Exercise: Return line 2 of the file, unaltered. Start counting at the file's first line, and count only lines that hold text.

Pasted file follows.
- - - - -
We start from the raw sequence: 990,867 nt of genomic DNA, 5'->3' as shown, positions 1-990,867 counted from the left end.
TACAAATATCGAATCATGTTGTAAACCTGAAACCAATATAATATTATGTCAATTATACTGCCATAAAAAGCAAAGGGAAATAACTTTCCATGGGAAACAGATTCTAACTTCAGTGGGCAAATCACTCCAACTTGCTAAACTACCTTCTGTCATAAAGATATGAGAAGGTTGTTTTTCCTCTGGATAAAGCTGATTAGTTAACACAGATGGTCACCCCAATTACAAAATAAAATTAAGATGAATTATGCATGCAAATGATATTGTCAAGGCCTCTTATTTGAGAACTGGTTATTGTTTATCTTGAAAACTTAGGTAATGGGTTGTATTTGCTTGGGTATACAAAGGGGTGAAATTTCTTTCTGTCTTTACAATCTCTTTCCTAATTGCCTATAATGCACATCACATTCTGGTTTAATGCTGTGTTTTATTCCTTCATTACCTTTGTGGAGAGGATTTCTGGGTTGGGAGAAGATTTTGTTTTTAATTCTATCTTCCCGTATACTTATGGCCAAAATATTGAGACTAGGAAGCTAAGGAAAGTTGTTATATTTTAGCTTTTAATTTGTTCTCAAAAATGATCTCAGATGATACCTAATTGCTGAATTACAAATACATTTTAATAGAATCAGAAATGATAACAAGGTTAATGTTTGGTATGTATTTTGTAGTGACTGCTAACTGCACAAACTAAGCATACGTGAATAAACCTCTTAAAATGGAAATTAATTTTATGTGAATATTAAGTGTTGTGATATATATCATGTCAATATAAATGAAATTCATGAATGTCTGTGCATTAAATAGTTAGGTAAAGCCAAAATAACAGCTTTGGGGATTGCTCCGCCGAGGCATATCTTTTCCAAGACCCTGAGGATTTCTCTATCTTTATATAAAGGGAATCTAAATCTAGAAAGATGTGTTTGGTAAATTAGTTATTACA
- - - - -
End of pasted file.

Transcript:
TACAAATATCGAATCATGTTGTAAACCTGAAACCAATATAATATTATGTCAATTATACTGCCATAAAAAGCAAAGGGAAATAACTTTCCATGGGAAACAGATTCTAACTTCAGTGGGCAAATCACTCCAACTTGCTAAACTACCTTCTGTCATAAAGATATGAGAAGGTTGTTTTTCCTCTGGATAAAGCTGATTAGTTAACACAGATGGTCACCCCAATTACAAAATAAAATTAAGATGAATTATGCATGCAAATGATATTGTCAAGGCCTCTTATTTGAGAACTGGTTATTGTTTATCTTGAAAACTTAGGTAATGGGTTGTATTTGCTTGGGTATACAAAGGGGTGAAATTTCTTTCTGTCTTTACAATCTCTTTCCTAATTGCCTATAATGCACATCACATTCTGGTTTAATGCTGTGTTTTATTCCTTCATTACCTTTGTGGAGAGGATTTCTGGGTTGGGAGAAGATTTTGTTTTTAATTCTATCTTCCCGTATACTTATGGCCAAAATATTGAGACTAGGAAGCTAAGGAAAGTTGTTATATTTTAGCTTTTAATTTGTTCTCAAAAATGATCTCAGATGATACCTAATTGCTGAATTACAAATACATTTTAATAGAATCAGAAATGATAACAAGGTTAATGTTTGGTATGTATTTTGTAGTGACTGCTAACTGCACAAACTAAGCATACGTGAATAAACCTCTTAAAATGGAAATTAATTTTATGTGAATATTAAGTGTTGTGATATATATCATGTCAATATAAATGAAATTCATGAATGTCTGTGCATTAAATAGTTAGGTAAAGCCAAAATAACAGCTTTGGGGATTGCTCCGCCGAGGCATATCTTTTCCAAGACCCTGAGGATTTCTCTATCTTTATATAAAGGGAATCTAAATCTAGAAAGATGTGTTTGGTAAATTAGTTATTACA